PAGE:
To know Nature.
To really know nature, how should we start?
Though I share this with you through the medium of text, I want to start by saying nature can not reveal herself fully through lines on a page.
It is only in getting out and engaging that we can truly come to know nature.
In fact I think you need to play with nature to really get to know her.
I want to share a funny story about how I missed this point completely about the very game featured in this post.
A funny thing about me is while I advocate for play, I can be a rather serious fellow.
I am not always the most open-minded to just any kind of playfulness. I like play that has a certain seriousness. Part of that is just my personality. Part of it is that I recognize play serves a higher purpose which is the development of the individual, and not all play serves that equally.
Sometimes I am right to be dismissive, but sometimes I really miss something.
Nest Robbers was one of those games.
Kyle Koch, one of our core teachers, first introduced the game in 2016. This was the third day of Return to the Source that year and I happened to come down sick with Lyme Disease that day. As Kyle explained the game I found myself losing interest thinking “What is this all about? I don’t get it”.
In the end I went and napped in my tent. This day was Kyle’s to lead and I needed the rest (as it turned out I got so sick I had to leave the site for the night).
The next day when I came back I asked the students about the game and they were absolutely enchanted by it. They couldn’t stop talking about how transformative it was.
I filed that observation away but didn’t do anything with it.
For the next three years we played this game and each time I demurred. I really did need the rest after 3 days of primary leadership of all the activities at Return to the Source.
Each year the feedback was the same, this game was one of the consistent highlights for our students, and yet I didn’t understand the power of the game.
Finally in 2020 I came into the Return to the Source having just recently read What the Robin Knows by Jon Young. That book gave me a new interest in understanding what Kyle was up to.
I still needed to rest while Kyle facilitated the game, but instead of leaving I sat and watched from a tree house while the game was played and suddenly it clicked for me.
The game was teaching an understanding of the worldview of a songbird at depth, that could only be achieved through this kind of play.
At this point I think it’s important to understand something about what it means to know something.
John Vervaeke has proposed there are 4 Fundamental Ways of Knowing.
Propositional knowledge is semantic, the kind of knowing you can get from reading a book.
I can tell you that birds have 5 fundamental types of bird vocalization.
(What the Robin Knows, Jon Young)
But knowing this fact informs you about birds only on a very shallow level.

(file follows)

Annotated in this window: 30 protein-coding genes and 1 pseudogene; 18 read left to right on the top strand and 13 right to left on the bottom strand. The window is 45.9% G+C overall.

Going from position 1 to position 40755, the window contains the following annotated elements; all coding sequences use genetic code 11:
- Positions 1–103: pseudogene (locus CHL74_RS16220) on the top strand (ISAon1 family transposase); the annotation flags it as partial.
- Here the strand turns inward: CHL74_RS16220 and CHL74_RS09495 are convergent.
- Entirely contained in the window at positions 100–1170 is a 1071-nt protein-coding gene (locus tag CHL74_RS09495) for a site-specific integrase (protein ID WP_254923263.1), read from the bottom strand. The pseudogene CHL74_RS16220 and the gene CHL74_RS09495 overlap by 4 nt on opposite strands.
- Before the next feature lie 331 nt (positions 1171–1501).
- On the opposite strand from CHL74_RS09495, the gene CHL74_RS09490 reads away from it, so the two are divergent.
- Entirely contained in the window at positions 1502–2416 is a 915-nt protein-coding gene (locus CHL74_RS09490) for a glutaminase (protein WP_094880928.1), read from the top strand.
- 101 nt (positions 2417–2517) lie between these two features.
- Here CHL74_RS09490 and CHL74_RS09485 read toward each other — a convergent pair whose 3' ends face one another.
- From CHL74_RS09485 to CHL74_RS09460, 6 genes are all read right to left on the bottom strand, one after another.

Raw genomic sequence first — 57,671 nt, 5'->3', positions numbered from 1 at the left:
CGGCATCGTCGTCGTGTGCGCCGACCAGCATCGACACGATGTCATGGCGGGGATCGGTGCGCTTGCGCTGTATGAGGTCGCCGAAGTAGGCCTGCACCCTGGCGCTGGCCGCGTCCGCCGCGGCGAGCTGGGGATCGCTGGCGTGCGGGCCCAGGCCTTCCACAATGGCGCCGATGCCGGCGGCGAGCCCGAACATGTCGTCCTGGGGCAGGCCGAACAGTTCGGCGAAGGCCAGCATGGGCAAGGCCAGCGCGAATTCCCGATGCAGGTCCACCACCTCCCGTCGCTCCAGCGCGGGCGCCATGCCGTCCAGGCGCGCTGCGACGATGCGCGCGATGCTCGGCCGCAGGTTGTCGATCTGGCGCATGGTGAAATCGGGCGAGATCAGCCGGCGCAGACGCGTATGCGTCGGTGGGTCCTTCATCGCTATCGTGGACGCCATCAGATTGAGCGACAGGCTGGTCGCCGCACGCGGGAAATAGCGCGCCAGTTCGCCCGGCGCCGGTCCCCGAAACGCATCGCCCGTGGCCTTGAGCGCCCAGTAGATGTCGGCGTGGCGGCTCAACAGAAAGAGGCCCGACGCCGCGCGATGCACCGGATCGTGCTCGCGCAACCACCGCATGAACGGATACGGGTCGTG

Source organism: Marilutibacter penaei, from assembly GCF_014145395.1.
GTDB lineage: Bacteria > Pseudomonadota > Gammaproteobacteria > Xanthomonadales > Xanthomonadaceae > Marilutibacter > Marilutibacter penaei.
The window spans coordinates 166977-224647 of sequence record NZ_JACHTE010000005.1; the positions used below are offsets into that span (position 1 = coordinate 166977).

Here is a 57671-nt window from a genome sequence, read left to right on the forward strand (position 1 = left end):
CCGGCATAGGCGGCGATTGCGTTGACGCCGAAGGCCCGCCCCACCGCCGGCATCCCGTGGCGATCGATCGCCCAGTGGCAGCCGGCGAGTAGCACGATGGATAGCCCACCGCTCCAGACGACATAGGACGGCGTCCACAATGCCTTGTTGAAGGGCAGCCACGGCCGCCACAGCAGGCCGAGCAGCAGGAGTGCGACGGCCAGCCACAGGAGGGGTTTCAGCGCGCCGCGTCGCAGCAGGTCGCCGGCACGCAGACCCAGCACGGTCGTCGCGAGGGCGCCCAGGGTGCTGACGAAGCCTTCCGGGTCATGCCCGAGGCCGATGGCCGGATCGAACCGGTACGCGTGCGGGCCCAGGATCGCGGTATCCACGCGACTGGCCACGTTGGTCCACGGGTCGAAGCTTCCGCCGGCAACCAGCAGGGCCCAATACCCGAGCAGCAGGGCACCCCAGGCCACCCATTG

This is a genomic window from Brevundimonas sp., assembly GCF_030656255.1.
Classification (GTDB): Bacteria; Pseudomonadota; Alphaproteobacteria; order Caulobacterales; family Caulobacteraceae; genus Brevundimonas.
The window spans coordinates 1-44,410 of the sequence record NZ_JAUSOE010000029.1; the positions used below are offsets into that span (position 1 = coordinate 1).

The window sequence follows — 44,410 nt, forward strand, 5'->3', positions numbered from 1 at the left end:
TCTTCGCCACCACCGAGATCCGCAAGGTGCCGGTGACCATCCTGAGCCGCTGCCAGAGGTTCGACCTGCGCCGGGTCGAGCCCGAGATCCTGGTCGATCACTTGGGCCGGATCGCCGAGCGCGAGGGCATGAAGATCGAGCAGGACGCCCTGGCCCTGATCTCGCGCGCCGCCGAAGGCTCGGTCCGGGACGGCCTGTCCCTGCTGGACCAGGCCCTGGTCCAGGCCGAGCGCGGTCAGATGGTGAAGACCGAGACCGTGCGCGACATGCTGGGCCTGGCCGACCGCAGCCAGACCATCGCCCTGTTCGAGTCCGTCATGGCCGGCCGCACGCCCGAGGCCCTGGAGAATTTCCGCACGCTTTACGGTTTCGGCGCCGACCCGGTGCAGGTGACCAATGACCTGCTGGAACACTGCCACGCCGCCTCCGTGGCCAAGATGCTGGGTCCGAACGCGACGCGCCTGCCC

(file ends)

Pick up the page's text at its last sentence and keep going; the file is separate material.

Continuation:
To really know the bird language you need to learn to expose yourself to all of these vocalizations. To adopt the procedures of a birder.
You need to see the world from a bird’s perspective and understand why they use these calls.
By doing so you come to know the world as a bird knows it, to participate to some degree in bird consciousness.
The western academic approach would be to start at the propositional, then procedural layers and pay little attention to the lower levels.
What I had not grasped until 2020 was that Kyle was doing something brilliant with this game; he was introducing the students to a bird’s gestalt through movement and play. With that context in place the propositional and procedural levels land far more strongly for the students.
Through the game we begin to know bird languages on all four levels. A knowledge of the natural world that truly connects us more deeply to it.
At Evolve Move Play our goal is leveraging the power of movement practice to live a more meaningful life. We believe the meaning in life comes from transforming our character positively over time and connecting deeply to the fundamental relationships that define human life.
These fundamental relationships are:
1. Between the different aspects of the self: physical, emotional, cognitive and spiritual.
2. Between the self and the physical environment
3. Between the self and social-relational environment
So what do we see in this game? We see how through play and movement we cultivate understanding at all four levels of knowing. We realize (as in make real) more fully the different aspects of ourselves, we realize our connection to the natural world, and we realize our connection to each other.
These are fundamentally the purpose of movement practice from the Evolve Move Play perspective. The glowing faces of the students after this game is complete are ample testimony to its power.
In play we have teaching tools of incredible power and one that even I as a play teacher can fall into being too blind to see.
If you want to experience this kind of transformative play based and nature focused movement training, apply to join us for an upcoming retreat.